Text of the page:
Warm Hearts for White Sharks
Geneticists often refer to the “genome” of a species, the DNA sequences that specify the development and physiology of an animal. In reality though, the genome is only a set of instructions for creating that individual, it is the RNAs and proteins within each cell that carry out the DNA’s instructions. Under the “Central Dogma” of molecular biology, the DNA sequence of an active gene directs the production of RNA molecules, mobile pieces of nucleic acid that reflect the subset of genes turned on in each different cell type. The RNA molecules in turn direct the production of proteins, the true workhorses of a cell. The DNA complement of each cell in an animal is identical, yet the cells making up that animal are widely varied in form and function. It is the way the DNA is handled in each cell that confers their uniqueness - which genes are activated, and to what level, and which genes remain silent. The RNAs produced in a cell, and therefore the proteins they direct, specify the identity of a liver cell or a brain cell or a heart cell. Among the genomic resources that have become available within the last few decades is the ability to identify the entire complement of RNAs made within any given cell or tissue type in the body. Such a collection of sequences is called the “transcriptome” of that organ or tissue. While this was previously a slow and laborious process, the development of high-throughput sequencing technologies over the past 10 years has allowed the generation of transcriptomes for many tissues of humans, mice and other research organisms. Less common, at least so far, are the transcriptomes of elasmobranchs -- not surprising perhaps, as genomic resources in general have been slow to be applied to the study of sharks and rays.
A recent report by Richards et al has now produced one of the first transcriptome collections for elasmobranchs of any species, and the first for white sharks. Specifically, they have identified the entire collection of RNA sequences - representing all the genes that are active - in the heart tissue of a juvenile white shark. Obtaining a full transcriptome sequence is only the beginning of such an experiment, more complicated is to sort and study the 20,000 individual RNA sequences that were generated. To make sense of such large data sets, researchers often use Gene Ontology (GO) terms, categories of biological function to which various RNAs are assigned. Richards et al sorted the white shark heart transcriptome by GO terms, and then compared it with the transcriptome of humans, and with the widely used model fish species Danio rerio, the zebrafish.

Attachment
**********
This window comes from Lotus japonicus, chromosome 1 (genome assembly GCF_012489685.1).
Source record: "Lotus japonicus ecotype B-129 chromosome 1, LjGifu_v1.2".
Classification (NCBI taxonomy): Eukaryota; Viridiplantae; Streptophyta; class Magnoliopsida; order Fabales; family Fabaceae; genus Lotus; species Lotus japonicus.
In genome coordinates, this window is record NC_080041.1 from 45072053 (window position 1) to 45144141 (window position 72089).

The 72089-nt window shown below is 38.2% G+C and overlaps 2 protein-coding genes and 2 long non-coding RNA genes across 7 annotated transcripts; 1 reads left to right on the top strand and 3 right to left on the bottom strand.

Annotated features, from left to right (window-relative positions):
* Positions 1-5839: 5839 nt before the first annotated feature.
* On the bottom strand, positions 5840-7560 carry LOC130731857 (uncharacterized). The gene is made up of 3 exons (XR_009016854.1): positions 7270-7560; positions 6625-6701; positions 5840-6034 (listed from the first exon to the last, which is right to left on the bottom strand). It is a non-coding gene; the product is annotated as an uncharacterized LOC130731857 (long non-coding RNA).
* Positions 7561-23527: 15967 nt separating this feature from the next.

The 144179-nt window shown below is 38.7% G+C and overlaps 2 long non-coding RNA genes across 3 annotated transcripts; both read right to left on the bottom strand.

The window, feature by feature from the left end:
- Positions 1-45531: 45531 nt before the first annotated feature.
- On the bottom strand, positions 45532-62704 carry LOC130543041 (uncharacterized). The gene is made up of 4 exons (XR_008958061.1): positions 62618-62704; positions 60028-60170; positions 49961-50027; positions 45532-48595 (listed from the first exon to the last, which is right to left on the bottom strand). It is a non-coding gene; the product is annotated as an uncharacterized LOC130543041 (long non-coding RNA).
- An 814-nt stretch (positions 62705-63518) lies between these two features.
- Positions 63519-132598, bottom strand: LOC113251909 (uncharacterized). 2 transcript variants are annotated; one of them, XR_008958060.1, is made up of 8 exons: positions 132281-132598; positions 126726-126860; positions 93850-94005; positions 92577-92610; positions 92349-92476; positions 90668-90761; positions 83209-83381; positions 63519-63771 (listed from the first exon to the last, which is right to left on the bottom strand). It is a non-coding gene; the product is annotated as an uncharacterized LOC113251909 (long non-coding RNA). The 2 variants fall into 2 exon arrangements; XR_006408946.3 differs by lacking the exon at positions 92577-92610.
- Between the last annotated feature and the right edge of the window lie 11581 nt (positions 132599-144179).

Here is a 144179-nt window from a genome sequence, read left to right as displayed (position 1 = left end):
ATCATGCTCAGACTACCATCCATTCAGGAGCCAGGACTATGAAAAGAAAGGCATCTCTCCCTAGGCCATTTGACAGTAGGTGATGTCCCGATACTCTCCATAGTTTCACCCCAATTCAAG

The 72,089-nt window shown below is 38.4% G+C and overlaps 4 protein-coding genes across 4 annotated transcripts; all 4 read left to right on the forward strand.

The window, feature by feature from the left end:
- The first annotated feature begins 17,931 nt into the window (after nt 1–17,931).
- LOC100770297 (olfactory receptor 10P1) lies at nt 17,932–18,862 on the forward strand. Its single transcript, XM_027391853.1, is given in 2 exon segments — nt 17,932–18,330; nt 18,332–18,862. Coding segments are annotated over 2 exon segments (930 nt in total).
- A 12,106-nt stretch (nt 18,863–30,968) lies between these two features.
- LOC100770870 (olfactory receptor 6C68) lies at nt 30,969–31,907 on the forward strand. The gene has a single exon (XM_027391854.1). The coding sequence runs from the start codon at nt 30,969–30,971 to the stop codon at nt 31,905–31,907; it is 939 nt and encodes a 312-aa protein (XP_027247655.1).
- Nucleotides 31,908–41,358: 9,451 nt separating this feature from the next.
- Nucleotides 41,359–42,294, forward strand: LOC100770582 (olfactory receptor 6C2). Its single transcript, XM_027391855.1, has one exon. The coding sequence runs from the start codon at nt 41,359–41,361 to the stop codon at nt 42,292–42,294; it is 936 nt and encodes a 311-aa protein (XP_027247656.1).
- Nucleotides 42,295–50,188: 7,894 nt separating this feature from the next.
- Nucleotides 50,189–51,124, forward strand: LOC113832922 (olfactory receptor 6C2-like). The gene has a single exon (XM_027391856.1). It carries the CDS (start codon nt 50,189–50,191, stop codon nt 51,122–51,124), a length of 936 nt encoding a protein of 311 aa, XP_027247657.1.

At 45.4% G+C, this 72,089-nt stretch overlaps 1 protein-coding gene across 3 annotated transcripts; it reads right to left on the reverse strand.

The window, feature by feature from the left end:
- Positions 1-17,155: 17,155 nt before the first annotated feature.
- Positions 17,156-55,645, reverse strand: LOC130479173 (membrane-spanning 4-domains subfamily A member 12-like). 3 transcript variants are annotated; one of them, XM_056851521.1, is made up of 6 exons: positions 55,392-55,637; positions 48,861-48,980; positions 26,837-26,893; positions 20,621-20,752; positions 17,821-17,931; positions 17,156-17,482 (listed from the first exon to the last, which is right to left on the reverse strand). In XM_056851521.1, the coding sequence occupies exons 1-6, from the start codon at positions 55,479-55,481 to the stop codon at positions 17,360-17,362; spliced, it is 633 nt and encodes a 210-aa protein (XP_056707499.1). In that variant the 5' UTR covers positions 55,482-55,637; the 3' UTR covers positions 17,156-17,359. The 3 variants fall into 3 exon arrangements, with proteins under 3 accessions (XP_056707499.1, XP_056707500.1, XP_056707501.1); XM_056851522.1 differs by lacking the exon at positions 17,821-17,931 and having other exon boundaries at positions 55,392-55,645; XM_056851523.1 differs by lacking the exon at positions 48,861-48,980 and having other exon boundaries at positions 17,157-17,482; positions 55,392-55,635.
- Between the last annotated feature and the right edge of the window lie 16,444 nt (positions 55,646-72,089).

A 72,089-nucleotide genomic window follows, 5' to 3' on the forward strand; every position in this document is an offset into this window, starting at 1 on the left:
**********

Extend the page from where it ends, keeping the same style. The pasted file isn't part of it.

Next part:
While their results are preliminary, and suffer from certain limitations - the human and zebrafish transcriptomes used for comparison were not limited to the heart, for example - interesting data can be gleaned from these comparisons. The percentage of white shark RNAs that are involved in metabolic processes, for example, is more similar to that of endothermic (warm-blooded) humans than of exothermic (cold-blooded) zebrafish. It has been proposed that certain pelagic fishes - swordfish, tuna, and lamnid sharks such as white and mako sharks - possess some characteristics of endothermy, including elevated muscle and stomach temperatures. These modifications may allow for long-distance swimming and/or the active pursuit of prey. The greater similarity of the white shark heart transcriptome to that of mammals, in comparison to the zebrafish, may identify genes involved in controlling shark endothermy. Further investigation of these metabolic transcripts will lead to a better understanding of shark physiology.
The article is: Richards, VP, Suzuki, H, Stanhope, MJ and Shivji, MS. (2013) Characterization of the heart transcriptome of the white shark (Carcharodon carcharias). BMC Genomics 14:697.
It is open access and can be found here: www.biomedcentral.com/1471-2164/14/697